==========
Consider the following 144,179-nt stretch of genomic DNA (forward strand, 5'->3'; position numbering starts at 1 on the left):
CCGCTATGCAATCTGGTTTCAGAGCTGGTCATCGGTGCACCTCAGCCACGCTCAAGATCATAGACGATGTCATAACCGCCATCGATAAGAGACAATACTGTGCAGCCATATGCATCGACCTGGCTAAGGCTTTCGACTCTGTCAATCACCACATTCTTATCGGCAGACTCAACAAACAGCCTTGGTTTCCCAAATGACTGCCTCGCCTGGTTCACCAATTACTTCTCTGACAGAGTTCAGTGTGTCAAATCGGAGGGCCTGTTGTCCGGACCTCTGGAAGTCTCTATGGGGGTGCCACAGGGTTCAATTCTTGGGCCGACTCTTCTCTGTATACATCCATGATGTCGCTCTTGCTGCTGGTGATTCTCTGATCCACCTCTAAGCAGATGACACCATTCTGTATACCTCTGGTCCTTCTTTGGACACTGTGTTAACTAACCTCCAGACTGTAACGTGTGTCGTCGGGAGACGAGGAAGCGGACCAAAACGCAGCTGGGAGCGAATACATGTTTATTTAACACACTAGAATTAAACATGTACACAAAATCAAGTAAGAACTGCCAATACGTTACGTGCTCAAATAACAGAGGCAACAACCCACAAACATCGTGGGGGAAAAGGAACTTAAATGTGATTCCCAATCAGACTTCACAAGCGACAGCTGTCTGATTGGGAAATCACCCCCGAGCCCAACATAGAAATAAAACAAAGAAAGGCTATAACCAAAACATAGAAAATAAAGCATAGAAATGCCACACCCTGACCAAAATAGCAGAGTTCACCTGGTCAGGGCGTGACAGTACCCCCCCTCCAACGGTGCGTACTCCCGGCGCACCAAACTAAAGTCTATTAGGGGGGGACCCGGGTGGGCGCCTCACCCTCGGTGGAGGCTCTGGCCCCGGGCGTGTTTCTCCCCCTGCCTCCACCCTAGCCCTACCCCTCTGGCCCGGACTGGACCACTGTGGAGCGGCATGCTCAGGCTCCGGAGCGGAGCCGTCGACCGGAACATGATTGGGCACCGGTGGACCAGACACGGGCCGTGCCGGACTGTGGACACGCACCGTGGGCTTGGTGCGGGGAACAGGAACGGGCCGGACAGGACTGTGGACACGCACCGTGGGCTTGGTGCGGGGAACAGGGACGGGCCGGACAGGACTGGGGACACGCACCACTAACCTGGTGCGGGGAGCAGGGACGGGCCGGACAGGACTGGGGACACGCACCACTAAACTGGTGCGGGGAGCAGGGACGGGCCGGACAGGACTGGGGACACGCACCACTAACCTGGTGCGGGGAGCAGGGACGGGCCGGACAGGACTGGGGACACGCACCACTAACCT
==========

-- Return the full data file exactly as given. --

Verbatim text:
Consider the following 144,179-nt stretch of genomic DNA (forward strand, 5'->3'; position numbering starts at 1 on the left):
CCGCTATGCAATCTGGTTTCAGAGCTGGTCATCGGTGCACCTCAGCCACGCTCAAGATCATAGACGATGTCATAACCGCCATCGATAAGAGACAATACTGTGCAGCCATATGCATCGACCTGGCTAAGGCTTTCGACTCTGTCAATCACCACATTCTTATCGGCAGACTCAACAAACAGCCTTGGTTTCCCAAATGACTGCCTCGCCTGGTTCACCAATTACTTCTCTGACAGAGTTCAGTGTGTCAAATCGGAGGGCCTGTTGTCCGGACCTCTGGAAGTCTCTATGGGGGTGCCACAGGGTTCAATTCTTGGGCCGACTCTTCTCTGTATACATCCATGATGTCGCTCTTGCTGCTGGTGATTCTCTGATCCACCTCTAAGCAGATGACACCATTCTGTATACCTCTGGTCCTTCTTTGGACACTGTGTTAACTAACCTCCAGACTGTAACGTGTGTCGTCGGGAGACGAGGAAGCGGACCAAAACGCAGCTGGGAGCGAATACATGTTTATTTAACACACTAGAATTAAACATGTACACAAAATCAAGTAAGAACTGCCAATACGTTACGTGCTCAAATAACAGAGGCAACAACCCACAAACATCGTGGGGGAAAAGGAACTTAAATGTGATTCCCAATCAGACTTCACAAGCGACAGCTGTCTGATTGGGAAATCACCCCCGAGCCCAACATAGAAATAAAACAAAGAAAGGCTATAACCAAAACATAGAAAATAAAGCATAGAAATGCCACACCCTGACCAAAATAGCAGAGTTCACCTGGTCAGGGCGTGACAGTACCCCCCCTCCAACGGTGCGTACTCCCGGCGCACCAAACTAAAGTCTATTAGGGGGGGACCCGGGTGGGCGCCTCACCCTCGGTGGAGGCTCTGGCCCCGGGCGTGTTTCTCCCCCTGCCTCCACCCTAGCCCTACCCCTCTGGCCCGGACTGGACCACTGTGGAGCGGCATGCTCAGGCTCCGGAGCGGAGCCGTCGACCGGAACATGATTGGGCACCGGTGGACCAGACACGGGCCGTGCCGGACTGTGGACACGCACCGTGGGCTTGGTGCGGGGAACAGGAACGGGCCGGACAGGACTGTGGACACGCACCGTGGGCTTGGTGCGGGGAACAGGGACGGGCCGGACAGGACTGGGGACACGCACCACTAACCTGGTGCGGGGAGCAGGGACGGGCCGGACAGGACTGGGGACACGCACCACTAAACTGGTGCGGGGAGCAGGGACGGGCCGGACAGGACTGGGGACACGCACCACTAACCTGGTGCGGGGAGCAGGGACGGGCCGGACAGGACTGGGGACACGCACCACTAACCT